Plant Growth Definition
Growth in plants is the development of the root and the shoot system, that is, the roots and other components, the shoot and its parts including branches, leaves and others.
There are two types of growth in plants – the primary and the secondary growth.
The two types of growth can be experienced by both monocots and dicots but more prevalent in biennial and triennial plants.
Primary and Secondary Growth in Plants
Before talking about plant secondary growth and the key importance, the plant primary growth is the increase in length of the root and shoot system of a plant at the cell level, and as a result of the cell division that takes place in the primary meristem.
But for secondary growth in plants, the plant has already increased in length, it’s just the thickness and increase in girth at both the root and shoot level which is as a result of the same cell division but at the secondary meristem.
The difference between primary and secondary growth of plants is thus, the level of cell division – primary and secondary meristem, and the increase in length of plants while the other is the thickness of plants.
The primary growth occurs in both root and stem, and due to the primary meristem while the secondary growth is due to the secondary meristem.
Secondary Growth in Plant and Importance
I’m sure you get the basic of plant secondary growth now. It occurs to the whole plant – root and stem.
Most plant cells do not enlarge or grow anymore after having reached maturity.
However, in perennial dicotyledons, an increase in the height of the plant is accompanied by an increase in the width (or girth) of the plant. An increase in height is due to apical meristems.
An increase in width occurs only after the primary tissues are fully formed and is brought about by special cells which form the cambium.
This is the reason secondary growth is more peculiar to woody plants, vines, trees, shrubs, and other life or cash crops.
Secondary growth in short, occurs to both angiopserm and gymnosperm.
How Plant Secondary Growth occurs?
The activity of the cambium gives rise to secondary tissues which cause an increase in the girth of the plant.
This lateral growth of the plant is known as secondary growth or secondary thickening.
Monocotyledonous as well as dicotyledonous plants develop into trees show a marked increase in girth.
The secondary growth in a monocotyledonous stem or root is only the result of the enlargement of the primary cells, that is, the cells that have already been formed. There are no cambium cells in the vascular bundles of these plants.
In dicotyledonous plants, however, secondary growth is ver marked and is due to the activity of the primary cambium found between the xylem and phloem tissues of the stems and roots.
These cells divide to produce new xylem and phloem cells which are added to the older ones.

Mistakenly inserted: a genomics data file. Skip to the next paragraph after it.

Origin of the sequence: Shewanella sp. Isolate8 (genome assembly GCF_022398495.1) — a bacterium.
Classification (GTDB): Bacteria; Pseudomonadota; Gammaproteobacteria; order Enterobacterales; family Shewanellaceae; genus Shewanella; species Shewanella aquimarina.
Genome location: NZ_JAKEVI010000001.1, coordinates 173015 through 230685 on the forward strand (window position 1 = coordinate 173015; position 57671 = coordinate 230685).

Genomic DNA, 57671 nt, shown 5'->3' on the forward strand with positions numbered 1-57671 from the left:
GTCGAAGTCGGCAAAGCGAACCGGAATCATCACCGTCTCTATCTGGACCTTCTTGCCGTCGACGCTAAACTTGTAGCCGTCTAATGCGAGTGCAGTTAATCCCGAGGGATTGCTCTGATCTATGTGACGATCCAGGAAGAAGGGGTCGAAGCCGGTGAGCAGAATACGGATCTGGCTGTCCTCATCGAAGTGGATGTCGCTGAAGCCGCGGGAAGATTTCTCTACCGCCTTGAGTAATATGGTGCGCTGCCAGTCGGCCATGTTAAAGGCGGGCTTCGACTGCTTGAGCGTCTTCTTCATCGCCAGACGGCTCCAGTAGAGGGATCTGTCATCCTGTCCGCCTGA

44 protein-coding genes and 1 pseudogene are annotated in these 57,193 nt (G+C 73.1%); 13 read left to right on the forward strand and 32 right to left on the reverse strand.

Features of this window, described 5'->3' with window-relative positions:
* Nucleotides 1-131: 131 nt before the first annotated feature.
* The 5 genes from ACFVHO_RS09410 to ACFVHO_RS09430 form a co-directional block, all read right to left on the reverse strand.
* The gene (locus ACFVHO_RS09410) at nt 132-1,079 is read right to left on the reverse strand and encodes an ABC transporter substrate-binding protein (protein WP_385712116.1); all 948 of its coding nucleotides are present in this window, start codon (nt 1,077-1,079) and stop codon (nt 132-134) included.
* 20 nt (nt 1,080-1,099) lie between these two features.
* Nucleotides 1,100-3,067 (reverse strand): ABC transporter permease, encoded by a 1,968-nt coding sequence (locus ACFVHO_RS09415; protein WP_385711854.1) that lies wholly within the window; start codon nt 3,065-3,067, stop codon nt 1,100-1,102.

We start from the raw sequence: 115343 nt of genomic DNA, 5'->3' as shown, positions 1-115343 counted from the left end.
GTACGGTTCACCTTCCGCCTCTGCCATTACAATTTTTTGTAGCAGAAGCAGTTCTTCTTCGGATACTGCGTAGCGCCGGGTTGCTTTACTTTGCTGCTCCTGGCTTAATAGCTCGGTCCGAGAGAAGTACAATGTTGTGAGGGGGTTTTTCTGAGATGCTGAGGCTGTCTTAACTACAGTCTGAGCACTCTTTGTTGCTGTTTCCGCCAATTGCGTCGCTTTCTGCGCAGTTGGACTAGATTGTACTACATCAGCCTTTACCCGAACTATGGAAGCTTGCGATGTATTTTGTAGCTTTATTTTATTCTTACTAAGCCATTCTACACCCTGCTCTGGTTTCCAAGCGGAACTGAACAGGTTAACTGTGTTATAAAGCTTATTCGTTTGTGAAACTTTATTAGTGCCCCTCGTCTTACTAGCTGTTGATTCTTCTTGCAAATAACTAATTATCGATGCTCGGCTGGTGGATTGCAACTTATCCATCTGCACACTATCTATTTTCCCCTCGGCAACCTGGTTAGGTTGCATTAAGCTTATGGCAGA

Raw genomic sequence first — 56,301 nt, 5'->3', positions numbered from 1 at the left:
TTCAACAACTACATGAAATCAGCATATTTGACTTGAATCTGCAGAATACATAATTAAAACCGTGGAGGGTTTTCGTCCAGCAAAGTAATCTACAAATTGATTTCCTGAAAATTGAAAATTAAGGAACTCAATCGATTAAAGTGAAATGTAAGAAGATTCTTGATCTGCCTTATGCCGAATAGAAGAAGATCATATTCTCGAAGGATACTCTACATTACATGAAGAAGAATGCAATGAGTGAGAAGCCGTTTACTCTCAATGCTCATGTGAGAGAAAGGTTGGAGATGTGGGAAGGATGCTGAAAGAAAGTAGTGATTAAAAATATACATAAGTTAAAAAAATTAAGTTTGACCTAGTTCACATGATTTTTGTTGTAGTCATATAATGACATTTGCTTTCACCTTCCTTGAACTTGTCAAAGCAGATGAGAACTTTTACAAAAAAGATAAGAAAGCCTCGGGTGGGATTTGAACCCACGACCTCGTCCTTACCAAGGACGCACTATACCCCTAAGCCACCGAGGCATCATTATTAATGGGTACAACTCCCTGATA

The newly-formed tissues are known as secondary xylem and secondary phloem.
The secondary xylem consists of scalariform and pitted vessels, tracheids, xylem fibers, and xylem parenchyma while the secondary phloem consists of sieve tubes, companion cells, phloem fibers, and phloem parenchyma.
Usually, more secondary xylem is formed than secondary phloem.
The cambium also cuts off parenchymatous cells which form secondary medullary rays.
As secondary tissues become enlarged, the primary xylem and phloem get crushed.
The primary tissues, therefore, occupy very little space while the greater part of the stem and root is occupied by the secondary tissues.
As a result of the increase in the volume of the secondary tissues, pressure is exerted on the peripheral tissues of the stem.
This results in the stretching and rupturing of the epidermal cells. The cortical cells start to stretch also.
In order to replace the protective outer layer of the stem, a new band of secondary cambuium cells arises in the cortex.
This band of cambium is known as cork cambium or phellogen. These cells divide to produce new cells on either side.
Those produced towards the inner side of the stem become new additions to the cells of the cortex and are known as the secondary cortex while those produced outwards towards the epidermis become the cork cells.
Cork cells are thick-walled dead cells that contain air. Their walls become coated with a waterproof substance called suberin.
As the cork cells increase in number, they form a protective waterproof layer.
Together with the ruptured epidermis, they make up the bark of the stem.
As the stem continues to increase in thickness, the bark becomes stretched and splits longitudinally.
The cork layer minimizes the loss of water from the plant, prevents the plant from being damaged by fungi and insects, and acts as an insulation layer.
In the dicotyledonous root, secondary growth is also due to the activity of the primary cambium and the phellogen. However, the bark of the root, unlike that of the stem, forms a thin covering only.
When the cork cells replace the epidermis, air enters the inner tissues of the stem through air pores known as lenticels.
Lenticels are formed in place of stomata. A lenticel is formed when the phellogen cuts off oval, round, or irregular cork cells which are very loosely arranged with a lot of intercellular spaces among them.
In contrast, the other cork cells are rectangular in shape and are arranged compactly. Lenticels are normally visible to the naked eye.